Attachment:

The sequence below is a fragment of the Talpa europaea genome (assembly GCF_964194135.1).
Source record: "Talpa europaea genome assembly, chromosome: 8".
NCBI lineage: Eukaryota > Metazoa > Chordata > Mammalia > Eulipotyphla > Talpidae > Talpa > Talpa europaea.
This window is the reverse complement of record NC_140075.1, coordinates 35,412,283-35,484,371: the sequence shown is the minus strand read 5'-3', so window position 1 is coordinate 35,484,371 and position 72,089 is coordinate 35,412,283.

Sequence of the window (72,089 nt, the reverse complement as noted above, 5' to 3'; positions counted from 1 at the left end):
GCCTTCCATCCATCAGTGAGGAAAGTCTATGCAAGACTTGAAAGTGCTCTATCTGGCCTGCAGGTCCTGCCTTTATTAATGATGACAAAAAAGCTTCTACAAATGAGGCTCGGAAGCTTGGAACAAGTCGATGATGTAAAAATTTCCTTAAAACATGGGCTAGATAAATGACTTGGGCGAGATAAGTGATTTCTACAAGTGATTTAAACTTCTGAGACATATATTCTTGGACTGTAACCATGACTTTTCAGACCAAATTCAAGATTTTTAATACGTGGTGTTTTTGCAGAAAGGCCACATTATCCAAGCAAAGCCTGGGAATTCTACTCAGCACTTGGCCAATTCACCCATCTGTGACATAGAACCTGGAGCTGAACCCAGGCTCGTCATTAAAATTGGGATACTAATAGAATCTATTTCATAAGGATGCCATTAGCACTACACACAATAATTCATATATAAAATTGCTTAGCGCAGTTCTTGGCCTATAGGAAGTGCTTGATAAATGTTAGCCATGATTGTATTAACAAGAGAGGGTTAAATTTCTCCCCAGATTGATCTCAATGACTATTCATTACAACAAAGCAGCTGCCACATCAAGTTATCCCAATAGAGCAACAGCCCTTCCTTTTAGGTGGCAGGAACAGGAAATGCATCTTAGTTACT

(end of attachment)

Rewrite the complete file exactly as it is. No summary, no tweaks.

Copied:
The sequence below is a fragment of the Talpa europaea genome (assembly GCF_964194135.1).
Source record: "Talpa europaea genome assembly, chromosome: 8".
NCBI lineage: Eukaryota > Metazoa > Chordata > Mammalia > Eulipotyphla > Talpidae > Talpa > Talpa europaea.
This window is the reverse complement of record NC_140075.1, coordinates 35,412,283-35,484,371: the sequence shown is the minus strand read 5'-3', so window position 1 is coordinate 35,484,371 and position 72,089 is coordinate 35,412,283.

Sequence of the window (72,089 nt, the reverse complement as noted above, 5' to 3'; positions counted from 1 at the left end):
GCCTTCCATCCATCAGTGAGGAAAGTCTATGCAAGACTTGAAAGTGCTCTATCTGGCCTGCAGGTCCTGCCTTTATTAATGATGACAAAAAAGCTTCTACAAATGAGGCTCGGAAGCTTGGAACAAGTCGATGATGTAAAAATTTCCTTAAAACATGGGCTAGATAAATGACTTGGGCGAGATAAGTGATTTCTACAAGTGATTTAAACTTCTGAGACATATATTCTTGGACTGTAACCATGACTTTTCAGACCAAATTCAAGATTTTTAATACGTGGTGTTTTTGCAGAAAGGCCACATTATCCAAGCAAAGCCTGGGAATTCTACTCAGCACTTGGCCAATTCACCCATCTGTGACATAGAACCTGGAGCTGAACCCAGGCTCGTCATTAAAATTGGGATACTAATAGAATCTATTTCATAAGGATGCCATTAGCACTACACACAATAATTCATATATAAAATTGCTTAGCGCAGTTCTTGGCCTATAGGAAGTGCTTGATAAATGTTAGCCATGATTGTATTAACAAGAGAGGGTTAAATTTCTCCCCAGATTGATCTCAATGACTATTCATTACAACAAAGCAGCTGCCACATCAAGTTATCCCAATAGAGCAACAGCCCTTCCTTTTAGGTGGCAGGAACAGGAAATGCATCTTAGTTACT